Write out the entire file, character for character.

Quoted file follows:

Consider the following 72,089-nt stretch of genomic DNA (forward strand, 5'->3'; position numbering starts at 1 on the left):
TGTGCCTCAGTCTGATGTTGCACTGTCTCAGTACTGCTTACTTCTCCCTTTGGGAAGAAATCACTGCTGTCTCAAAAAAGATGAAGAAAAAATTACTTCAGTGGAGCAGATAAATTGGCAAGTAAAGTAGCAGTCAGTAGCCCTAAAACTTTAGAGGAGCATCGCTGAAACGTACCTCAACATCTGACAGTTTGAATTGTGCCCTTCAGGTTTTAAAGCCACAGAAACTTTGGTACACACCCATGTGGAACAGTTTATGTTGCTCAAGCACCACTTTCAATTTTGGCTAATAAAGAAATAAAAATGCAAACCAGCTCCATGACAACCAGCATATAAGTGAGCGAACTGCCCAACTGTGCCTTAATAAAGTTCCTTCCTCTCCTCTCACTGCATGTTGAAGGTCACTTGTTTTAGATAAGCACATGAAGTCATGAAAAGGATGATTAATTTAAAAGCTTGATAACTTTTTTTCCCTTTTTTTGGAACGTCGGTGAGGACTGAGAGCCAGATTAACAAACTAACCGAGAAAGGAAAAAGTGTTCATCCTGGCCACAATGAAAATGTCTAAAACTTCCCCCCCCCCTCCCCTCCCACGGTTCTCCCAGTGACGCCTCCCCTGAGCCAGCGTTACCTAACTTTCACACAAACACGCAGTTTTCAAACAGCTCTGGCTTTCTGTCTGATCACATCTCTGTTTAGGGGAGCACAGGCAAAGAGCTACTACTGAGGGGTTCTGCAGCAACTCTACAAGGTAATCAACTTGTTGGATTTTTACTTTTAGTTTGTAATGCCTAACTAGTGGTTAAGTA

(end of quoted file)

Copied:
Consider the following 72,089-nt stretch of genomic DNA (forward strand, 5'->3'; position numbering starts at 1 on the left):
TGTGCCTCAGTCTGATGTTGCACTGTCTCAGTACTGCTTACTTCTCCCTTTGGGAAGAAATCACTGCTGTCTCAAAAAAGATGAAGAAAAAATTACTTCAGTGGAGCAGATAAATTGGCAAGTAAAGTAGCAGTCAGTAGCCCTAAAACTTTAGAGGAGCATCGCTGAAACGTACCTCAACATCTGACAGTTTGAATTGTGCCCTTCAGGTTTTAAAGCCACAGAAACTTTGGTACACACCCATGTGGAACAGTTTATGTTGCTCAAGCACCACTTTCAATTTTGGCTAATAAAGAAATAAAAATGCAAACCAGCTCCATGACAACCAGCATATAAGTGAGCGAACTGCCCAACTGTGCCTTAATAAAGTTCCTTCCTCTCCTCTCACTGCATGTTGAAGGTCACTTGTTTTAGATAAGCACATGAAGTCATGAAAAGGATGATTAATTTAAAAGCTTGATAACTTTTTTTCCCTTTTTTTGGAACGTCGGTGAGGACTGAGAGCCAGATTAACAAACTAACCGAGAAAGGAAAAAGTGTTCATCCTGGCCACAATGAAAATGTCTAAAACTTCCCCCCCCCCTCCCCTCCCACGGTTCTCCCAGTGACGCCTCCCCTGAGCCAGCGTTACCTAACTTTCACACAAACACGCAGTTTTCAAACAGCTCTGGCTTTCTGTCTGATCACATCTCTGTTTAGGGGAGCACAGGCAAAGAGCTACTACTGAGGGGTTCTGCAGCAACTCTACAAGGTAATCAACTTGTTGGATTTTTACTTTTAGTTTGTAATGCCTAACTAGTGGTTAAGTA